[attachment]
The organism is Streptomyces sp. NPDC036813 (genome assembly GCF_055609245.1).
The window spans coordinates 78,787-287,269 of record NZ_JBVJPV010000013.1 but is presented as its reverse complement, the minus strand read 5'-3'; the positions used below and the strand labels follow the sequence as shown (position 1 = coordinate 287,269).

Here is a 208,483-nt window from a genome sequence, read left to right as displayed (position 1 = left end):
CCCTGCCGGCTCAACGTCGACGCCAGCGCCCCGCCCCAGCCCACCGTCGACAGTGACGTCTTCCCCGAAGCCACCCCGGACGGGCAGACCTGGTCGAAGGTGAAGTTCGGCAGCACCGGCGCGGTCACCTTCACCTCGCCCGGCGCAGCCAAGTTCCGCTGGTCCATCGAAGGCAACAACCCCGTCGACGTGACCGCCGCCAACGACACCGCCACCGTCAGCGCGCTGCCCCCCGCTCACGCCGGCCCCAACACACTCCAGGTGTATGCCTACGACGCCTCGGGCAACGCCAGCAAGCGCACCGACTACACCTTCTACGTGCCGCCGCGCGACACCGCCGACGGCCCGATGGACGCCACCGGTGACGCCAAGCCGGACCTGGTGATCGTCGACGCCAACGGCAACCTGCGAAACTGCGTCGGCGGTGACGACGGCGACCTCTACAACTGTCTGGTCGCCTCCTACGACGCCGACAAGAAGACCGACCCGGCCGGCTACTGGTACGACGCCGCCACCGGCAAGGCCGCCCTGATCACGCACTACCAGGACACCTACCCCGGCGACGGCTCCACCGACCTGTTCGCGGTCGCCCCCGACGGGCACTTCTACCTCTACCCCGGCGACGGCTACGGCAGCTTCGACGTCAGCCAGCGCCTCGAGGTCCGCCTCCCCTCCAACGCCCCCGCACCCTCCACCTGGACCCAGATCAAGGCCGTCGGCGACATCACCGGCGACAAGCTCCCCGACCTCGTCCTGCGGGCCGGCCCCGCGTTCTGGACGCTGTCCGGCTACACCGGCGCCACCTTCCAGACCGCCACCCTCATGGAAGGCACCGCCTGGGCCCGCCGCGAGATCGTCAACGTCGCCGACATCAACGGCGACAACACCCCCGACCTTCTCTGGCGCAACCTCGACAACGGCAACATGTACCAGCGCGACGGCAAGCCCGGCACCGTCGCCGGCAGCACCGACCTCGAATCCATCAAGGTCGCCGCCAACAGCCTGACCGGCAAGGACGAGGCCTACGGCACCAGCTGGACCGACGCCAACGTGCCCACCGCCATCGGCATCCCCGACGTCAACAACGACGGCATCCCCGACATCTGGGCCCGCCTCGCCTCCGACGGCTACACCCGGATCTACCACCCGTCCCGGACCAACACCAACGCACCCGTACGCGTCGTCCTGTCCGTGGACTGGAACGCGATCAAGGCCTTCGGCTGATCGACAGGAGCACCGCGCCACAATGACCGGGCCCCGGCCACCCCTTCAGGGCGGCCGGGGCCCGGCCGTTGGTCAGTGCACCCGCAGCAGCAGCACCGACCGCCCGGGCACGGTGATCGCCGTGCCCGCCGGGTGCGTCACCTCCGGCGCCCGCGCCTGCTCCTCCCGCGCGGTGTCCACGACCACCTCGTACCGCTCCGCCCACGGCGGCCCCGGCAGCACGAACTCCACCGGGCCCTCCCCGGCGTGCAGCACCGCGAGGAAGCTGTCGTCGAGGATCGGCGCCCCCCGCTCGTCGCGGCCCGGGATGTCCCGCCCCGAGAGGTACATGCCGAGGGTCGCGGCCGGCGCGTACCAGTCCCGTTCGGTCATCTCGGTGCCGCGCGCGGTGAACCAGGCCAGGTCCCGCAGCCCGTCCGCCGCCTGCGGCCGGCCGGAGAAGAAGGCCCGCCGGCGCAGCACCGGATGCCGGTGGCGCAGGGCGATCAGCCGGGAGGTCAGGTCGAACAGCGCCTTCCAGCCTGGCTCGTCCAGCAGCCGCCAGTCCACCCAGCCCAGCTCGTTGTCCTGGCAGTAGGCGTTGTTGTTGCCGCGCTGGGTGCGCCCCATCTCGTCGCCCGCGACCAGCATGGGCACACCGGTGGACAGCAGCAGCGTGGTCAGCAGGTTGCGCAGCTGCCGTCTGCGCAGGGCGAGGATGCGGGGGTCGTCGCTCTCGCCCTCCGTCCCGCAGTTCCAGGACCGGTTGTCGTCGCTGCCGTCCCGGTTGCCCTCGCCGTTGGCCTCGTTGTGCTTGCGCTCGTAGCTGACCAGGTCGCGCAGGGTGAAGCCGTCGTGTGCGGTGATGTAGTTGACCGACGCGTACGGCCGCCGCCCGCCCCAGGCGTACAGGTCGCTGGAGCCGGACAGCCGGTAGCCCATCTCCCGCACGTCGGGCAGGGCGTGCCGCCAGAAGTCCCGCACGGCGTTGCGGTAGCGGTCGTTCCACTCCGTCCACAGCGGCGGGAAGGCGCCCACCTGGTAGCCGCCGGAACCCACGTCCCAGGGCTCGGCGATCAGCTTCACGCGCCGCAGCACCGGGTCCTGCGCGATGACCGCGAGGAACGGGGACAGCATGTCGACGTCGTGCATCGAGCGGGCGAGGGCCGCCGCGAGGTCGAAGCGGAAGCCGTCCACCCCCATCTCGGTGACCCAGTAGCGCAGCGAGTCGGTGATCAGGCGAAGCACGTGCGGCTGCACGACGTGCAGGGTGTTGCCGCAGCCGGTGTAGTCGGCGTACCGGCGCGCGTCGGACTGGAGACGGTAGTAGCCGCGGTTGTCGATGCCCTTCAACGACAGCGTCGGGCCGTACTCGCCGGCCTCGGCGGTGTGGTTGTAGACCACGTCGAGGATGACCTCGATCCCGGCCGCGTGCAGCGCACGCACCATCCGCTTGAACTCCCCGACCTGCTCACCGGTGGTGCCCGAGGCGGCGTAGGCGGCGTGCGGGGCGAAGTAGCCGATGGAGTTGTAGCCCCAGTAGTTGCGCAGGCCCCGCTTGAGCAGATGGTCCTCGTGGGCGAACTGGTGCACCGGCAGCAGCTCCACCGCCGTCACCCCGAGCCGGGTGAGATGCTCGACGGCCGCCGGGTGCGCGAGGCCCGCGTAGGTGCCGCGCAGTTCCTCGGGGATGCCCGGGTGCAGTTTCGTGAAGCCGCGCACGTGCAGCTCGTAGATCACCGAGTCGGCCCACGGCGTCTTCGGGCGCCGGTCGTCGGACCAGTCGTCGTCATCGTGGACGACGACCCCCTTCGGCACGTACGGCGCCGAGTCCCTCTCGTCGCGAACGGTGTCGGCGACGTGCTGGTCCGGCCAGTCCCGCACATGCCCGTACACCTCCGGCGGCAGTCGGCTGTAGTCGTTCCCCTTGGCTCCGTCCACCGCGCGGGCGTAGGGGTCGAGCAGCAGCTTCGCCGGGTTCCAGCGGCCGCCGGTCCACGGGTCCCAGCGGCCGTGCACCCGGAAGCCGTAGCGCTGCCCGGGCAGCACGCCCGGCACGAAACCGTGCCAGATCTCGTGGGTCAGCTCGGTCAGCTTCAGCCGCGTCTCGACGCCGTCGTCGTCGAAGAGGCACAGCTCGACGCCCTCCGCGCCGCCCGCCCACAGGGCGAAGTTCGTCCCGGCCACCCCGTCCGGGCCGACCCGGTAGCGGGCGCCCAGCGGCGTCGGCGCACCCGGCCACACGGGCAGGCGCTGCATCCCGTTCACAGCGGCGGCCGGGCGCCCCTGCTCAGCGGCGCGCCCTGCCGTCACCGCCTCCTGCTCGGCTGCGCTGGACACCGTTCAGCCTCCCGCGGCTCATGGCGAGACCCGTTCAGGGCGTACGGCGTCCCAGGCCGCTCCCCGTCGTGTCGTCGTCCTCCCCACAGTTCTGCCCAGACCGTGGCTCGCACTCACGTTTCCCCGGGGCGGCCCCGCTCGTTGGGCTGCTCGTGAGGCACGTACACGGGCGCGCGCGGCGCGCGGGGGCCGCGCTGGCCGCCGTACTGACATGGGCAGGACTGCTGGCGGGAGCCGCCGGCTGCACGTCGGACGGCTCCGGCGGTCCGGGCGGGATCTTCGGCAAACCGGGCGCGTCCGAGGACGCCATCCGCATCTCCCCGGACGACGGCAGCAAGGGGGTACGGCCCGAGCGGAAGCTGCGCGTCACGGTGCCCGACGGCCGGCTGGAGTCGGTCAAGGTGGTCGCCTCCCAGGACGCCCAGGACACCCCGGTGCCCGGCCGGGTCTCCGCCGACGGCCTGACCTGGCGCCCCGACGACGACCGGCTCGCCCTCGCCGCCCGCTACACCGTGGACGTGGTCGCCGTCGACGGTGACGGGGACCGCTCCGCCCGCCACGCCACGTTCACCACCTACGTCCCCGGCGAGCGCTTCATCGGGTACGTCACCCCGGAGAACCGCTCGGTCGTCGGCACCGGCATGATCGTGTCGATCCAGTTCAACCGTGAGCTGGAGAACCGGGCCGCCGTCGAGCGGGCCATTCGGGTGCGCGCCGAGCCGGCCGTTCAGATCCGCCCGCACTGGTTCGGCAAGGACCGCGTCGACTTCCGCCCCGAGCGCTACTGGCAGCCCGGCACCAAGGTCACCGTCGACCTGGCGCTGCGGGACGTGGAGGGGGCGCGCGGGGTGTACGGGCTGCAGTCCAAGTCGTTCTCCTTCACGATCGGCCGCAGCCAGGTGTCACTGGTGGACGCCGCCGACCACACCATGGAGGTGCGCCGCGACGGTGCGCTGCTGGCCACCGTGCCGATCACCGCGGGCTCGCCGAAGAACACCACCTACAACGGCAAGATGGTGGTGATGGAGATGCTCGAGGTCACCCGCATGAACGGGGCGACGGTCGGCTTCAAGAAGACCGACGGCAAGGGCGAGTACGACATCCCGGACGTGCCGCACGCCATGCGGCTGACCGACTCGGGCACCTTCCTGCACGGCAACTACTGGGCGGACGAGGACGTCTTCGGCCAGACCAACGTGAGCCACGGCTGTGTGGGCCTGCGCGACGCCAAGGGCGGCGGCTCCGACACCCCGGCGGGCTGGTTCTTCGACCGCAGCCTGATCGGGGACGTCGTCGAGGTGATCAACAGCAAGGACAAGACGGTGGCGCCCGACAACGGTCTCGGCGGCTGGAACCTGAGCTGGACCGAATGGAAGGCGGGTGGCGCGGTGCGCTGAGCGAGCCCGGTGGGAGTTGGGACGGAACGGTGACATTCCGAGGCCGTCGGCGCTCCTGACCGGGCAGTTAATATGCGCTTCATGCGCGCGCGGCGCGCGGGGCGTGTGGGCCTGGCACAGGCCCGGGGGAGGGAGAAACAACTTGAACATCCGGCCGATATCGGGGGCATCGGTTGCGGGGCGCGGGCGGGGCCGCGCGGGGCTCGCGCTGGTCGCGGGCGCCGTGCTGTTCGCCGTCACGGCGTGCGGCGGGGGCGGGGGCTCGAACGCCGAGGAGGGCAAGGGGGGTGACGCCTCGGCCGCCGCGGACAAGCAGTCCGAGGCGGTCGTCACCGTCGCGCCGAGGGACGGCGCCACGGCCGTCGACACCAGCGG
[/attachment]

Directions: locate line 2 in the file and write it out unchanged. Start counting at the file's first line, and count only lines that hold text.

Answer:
The window spans coordinates 78,787-287,269 of record NZ_JBVJPV010000013.1 but is presented as its reverse complement, the minus strand read 5'-3'; the positions used below and the strand labels follow the sequence as shown (position 1 = coordinate 287,269).